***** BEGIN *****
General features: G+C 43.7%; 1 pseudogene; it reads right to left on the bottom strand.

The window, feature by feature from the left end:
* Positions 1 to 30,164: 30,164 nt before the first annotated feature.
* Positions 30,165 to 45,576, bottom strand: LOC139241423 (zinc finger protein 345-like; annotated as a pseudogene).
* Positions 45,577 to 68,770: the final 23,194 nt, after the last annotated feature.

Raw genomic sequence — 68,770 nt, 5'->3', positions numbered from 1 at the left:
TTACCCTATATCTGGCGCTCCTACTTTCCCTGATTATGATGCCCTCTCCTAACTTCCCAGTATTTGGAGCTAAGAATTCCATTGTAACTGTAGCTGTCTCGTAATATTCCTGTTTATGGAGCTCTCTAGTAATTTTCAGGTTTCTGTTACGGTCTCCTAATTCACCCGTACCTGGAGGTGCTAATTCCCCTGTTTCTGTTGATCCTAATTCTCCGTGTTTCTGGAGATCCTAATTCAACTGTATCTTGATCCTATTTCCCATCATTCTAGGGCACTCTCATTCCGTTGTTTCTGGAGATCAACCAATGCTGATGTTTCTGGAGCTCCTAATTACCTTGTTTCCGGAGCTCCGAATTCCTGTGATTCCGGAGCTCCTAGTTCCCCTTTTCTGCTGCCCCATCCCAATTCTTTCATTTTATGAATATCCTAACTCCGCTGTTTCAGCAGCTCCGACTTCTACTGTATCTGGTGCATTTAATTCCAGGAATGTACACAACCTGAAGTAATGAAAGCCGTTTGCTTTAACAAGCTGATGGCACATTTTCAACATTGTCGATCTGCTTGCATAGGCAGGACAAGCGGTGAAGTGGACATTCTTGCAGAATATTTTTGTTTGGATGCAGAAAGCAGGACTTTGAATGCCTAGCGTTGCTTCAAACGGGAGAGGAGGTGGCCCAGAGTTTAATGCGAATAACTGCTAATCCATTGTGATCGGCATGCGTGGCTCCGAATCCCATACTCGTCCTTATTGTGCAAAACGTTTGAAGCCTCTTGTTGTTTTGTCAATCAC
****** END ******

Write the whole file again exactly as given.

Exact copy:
General features: G+C 43.7%; 1 pseudogene; it reads right to left on the bottom strand.

The window, feature by feature from the left end:
* Positions 1 to 30,164: 30,164 nt before the first annotated feature.
* Positions 30,165 to 45,576, bottom strand: LOC139241423 (zinc finger protein 345-like; annotated as a pseudogene).
* Positions 45,577 to 68,770: the final 23,194 nt, after the last annotated feature.

Raw genomic sequence — 68,770 nt, 5'->3', positions numbered from 1 at the left:
TTACCCTATATCTGGCGCTCCTACTTTCCCTGATTATGATGCCCTCTCCTAACTTCCCAGTATTTGGAGCTAAGAATTCCATTGTAACTGTAGCTGTCTCGTAATATTCCTGTTTATGGAGCTCTCTAGTAATTTTCAGGTTTCTGTTACGGTCTCCTAATTCACCCGTACCTGGAGGTGCTAATTCCCCTGTTTCTGTTGATCCTAATTCTCCGTGTTTCTGGAGATCCTAATTCAACTGTATCTTGATCCTATTTCCCATCATTCTAGGGCACTCTCATTCCGTTGTTTCTGGAGATCAACCAATGCTGATGTTTCTGGAGCTCCTAATTACCTTGTTTCCGGAGCTCCGAATTCCTGTGATTCCGGAGCTCCTAGTTCCCCTTTTCTGCTGCCCCATCCCAATTCTTTCATTTTATGAATATCCTAACTCCGCTGTTTCAGCAGCTCCGACTTCTACTGTATCTGGTGCATTTAATTCCAGGAATGTACACAACCTGAAGTAATGAAAGCCGTTTGCTTTAACAAGCTGATGGCACATTTTCAACATTGTCGATCTGCTTGCATAGGCAGGACAAGCGGTGAAGTGGACATTCTTGCAGAATATTTTTGTTTGGATGCAGAAAGCAGGACTTTGAATGCCTAGCGTTGCTTCAAACGGGAGAGGAGGTGGCCCAGAGTTTAATGCGAATAACTGCTAATCCATTGTGATCGGCATGCGTGGCTCCGAATCCCATACTCGTCCTTATTGTGCAAAACGTTTGAAGCCTCTTGTTGTTTTGTCAATCAC